Phil Stacey is yet another would-be success story in a long line of American Idol rejects. A contestant in Idol's sixth season, Stacey never quite managed to find his feet, struggling with his musical identity until finally being voted off with little fanfare or sense of loss. Now this son of a Pentecostal minister seeks to establish his own worth in the market with his self-titled debut album on Disney's Lyric Street Records. Billed as a country album, it's obvious that his intentions are to further toy with various blues/rockabilly notions and hopefully discover a niche from which to begin a successful career. He doesn't quite manage that, however.
Stacey's weakness doesn't lie in a lack of proper hooks or sufficiently "home-style" lyrics. He carries his conservative roots with all the expected poise of a modern country artist, and track after track we're barraged with a succession of lines desperate to establish his credentials as a worthy heir to Rascal Flatts' throne. The flawed component is, ironically enough, Stacey's vocal performance. He isn't as bona-fide southern as his promoters would love for him to appear, regardless of his apple pie persona. His vocals are too clean and eloquent to give the impression he was certainly going for. Even though this album was arranged by some of the heavyweights in the industry, Stacey's own execution of the sufficient material hurts his chances of making a lasting impression. He doesn't have Gary LeVox's whiny range or Kenny Chesney's rough-around-the-edges charm.
A couple tracks are cute winners, though. "'Round Here" is a peppy gospel-tinged anthem that, while not entirely gaining its momentum before fizzling out, manages to sum up what Stacey's American Idol supporters probably appreciated about him in the first place. Album closer "Identity" isn't as delightfully profound as it pretends to be, but it's a step in the right direction if Phil manages to keep his career alive long enough to record a sophomore effort. Its lyrics are silly at best, but once the secular market gets tired of promoting yet another Idol alumnus, songs like this one will definitely become his bread and butter. "Identity" is perfect for Christian radio.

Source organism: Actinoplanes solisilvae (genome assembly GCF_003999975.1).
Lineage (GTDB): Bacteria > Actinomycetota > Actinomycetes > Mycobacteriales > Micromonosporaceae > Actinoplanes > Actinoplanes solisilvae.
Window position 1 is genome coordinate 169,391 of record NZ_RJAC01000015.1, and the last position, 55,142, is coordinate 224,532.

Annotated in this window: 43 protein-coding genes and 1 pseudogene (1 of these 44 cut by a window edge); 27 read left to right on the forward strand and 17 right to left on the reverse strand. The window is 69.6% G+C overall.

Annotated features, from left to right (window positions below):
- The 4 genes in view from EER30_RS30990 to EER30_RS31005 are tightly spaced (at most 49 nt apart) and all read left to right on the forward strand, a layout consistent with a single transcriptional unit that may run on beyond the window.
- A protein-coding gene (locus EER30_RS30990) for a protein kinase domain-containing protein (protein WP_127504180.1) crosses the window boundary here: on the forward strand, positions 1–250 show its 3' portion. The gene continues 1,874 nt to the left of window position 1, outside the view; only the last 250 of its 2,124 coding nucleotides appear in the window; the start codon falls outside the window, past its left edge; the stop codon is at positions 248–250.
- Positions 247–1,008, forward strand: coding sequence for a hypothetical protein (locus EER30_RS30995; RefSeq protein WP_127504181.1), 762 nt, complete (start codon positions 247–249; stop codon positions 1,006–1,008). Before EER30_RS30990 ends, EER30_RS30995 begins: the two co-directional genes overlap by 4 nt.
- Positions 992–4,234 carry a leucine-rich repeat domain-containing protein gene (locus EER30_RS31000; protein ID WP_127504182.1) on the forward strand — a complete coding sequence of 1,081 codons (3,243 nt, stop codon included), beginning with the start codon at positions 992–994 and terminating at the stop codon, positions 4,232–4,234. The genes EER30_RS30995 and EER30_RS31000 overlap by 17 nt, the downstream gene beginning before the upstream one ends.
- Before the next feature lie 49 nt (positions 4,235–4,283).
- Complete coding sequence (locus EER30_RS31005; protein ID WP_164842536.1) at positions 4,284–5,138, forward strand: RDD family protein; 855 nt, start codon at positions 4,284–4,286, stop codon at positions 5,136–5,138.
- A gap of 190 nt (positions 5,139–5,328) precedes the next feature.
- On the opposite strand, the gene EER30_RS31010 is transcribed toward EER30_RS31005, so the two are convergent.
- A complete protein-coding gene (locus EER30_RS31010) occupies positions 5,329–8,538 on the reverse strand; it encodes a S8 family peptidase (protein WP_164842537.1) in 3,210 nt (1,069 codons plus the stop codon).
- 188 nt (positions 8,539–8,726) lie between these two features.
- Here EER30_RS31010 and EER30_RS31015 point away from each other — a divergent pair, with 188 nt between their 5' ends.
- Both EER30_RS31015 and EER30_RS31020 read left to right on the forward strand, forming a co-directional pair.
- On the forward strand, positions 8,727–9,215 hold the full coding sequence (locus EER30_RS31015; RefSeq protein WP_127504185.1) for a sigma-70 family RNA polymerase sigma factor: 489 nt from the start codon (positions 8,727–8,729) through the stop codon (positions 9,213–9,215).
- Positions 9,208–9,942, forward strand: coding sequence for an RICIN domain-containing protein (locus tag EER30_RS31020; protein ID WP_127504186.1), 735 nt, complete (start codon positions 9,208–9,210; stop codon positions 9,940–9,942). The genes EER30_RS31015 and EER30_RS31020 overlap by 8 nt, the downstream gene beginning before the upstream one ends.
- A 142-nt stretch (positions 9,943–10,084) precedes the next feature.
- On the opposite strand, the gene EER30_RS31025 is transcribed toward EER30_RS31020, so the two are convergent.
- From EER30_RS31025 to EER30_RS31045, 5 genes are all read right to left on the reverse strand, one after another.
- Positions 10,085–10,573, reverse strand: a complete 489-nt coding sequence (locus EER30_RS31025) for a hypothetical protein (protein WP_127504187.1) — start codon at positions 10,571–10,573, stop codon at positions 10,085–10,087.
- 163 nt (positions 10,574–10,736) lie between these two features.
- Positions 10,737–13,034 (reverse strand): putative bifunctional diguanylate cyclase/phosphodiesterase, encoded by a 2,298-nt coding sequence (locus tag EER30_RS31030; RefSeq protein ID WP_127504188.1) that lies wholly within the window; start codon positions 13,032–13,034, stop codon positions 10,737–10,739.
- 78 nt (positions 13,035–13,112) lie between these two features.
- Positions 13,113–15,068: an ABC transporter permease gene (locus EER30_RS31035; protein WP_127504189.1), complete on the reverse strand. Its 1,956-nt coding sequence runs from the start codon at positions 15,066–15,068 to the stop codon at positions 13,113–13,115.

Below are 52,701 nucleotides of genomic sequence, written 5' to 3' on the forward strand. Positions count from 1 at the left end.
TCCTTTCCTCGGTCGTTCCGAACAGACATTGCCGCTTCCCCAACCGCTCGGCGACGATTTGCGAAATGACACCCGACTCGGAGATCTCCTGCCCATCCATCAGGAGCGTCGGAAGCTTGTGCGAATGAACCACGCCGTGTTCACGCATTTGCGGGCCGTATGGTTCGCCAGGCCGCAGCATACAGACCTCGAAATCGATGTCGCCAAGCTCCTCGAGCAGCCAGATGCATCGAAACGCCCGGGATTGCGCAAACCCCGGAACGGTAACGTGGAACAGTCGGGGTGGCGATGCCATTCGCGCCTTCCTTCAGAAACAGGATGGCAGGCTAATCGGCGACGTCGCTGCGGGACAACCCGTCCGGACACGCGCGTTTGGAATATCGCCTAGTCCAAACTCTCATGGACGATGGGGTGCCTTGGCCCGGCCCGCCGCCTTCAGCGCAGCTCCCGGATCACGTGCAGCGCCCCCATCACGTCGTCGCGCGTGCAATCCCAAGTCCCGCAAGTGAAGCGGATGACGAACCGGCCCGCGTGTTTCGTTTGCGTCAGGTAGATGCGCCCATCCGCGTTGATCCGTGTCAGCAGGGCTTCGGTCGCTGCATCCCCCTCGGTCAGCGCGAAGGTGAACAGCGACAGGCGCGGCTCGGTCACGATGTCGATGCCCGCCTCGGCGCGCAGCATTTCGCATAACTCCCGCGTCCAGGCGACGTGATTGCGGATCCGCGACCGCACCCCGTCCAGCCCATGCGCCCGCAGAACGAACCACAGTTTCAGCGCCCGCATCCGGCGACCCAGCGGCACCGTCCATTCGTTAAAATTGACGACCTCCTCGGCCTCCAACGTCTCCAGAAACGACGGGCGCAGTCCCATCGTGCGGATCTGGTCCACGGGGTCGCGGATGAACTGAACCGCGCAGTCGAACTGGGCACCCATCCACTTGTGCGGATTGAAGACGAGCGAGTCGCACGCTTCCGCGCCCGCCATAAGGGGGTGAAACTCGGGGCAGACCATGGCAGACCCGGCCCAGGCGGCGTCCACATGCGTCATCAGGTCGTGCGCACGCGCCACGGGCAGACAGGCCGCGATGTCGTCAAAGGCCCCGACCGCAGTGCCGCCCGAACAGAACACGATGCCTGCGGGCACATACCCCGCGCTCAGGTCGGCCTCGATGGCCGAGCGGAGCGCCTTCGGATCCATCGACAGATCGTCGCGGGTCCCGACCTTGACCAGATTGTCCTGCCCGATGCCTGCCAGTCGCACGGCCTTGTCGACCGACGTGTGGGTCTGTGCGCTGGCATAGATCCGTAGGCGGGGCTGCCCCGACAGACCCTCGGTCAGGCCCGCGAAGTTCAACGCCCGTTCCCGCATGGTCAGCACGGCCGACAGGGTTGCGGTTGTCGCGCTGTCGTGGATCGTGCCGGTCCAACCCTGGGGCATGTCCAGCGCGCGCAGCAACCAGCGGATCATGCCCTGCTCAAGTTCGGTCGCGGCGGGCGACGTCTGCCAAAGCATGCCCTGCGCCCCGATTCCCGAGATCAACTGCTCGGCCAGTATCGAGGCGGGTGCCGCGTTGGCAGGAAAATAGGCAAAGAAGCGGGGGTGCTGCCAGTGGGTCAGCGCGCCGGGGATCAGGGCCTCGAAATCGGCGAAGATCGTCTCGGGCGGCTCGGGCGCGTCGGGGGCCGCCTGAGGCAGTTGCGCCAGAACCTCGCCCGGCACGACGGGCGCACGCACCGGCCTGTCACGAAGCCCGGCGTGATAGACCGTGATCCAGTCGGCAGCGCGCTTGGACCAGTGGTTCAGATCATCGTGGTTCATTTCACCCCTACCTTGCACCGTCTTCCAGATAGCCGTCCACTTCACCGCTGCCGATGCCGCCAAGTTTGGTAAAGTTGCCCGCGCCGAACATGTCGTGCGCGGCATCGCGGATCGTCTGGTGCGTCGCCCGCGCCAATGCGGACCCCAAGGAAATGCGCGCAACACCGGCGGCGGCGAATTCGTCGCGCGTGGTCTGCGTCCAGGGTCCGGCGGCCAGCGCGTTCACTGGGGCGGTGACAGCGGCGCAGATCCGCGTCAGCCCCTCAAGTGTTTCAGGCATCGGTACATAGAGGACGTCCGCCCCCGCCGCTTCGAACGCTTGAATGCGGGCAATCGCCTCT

The genre of country is slowly being reduced to a shadow of its former substance - a world of pop songs backed up with steel pedal guitars and fiddles instead of electric instrumentation - and Stacey's debut doesn't defend his musical heritage. He adds to the murky collective of cheapened quality and "cash flow versus caliber" product. But I'll set criticism aside. Stacey's splash may not be a big one, but it's far from a disaster. Is he setting himself up to be respected as an artist in the grander scheme of the industry? Absolutely not. Has he helped to slow the current crossover of country into mainstream pop radio? Quite the opposite, I'd say. What he has done is released a debut album that is already generating a bit of buzz with the general public and will definitely be the soundtrack to many a teenager's summer; which, when I think about it, is probably enough for now.- Review date: 5/20/08, written by John Wofford
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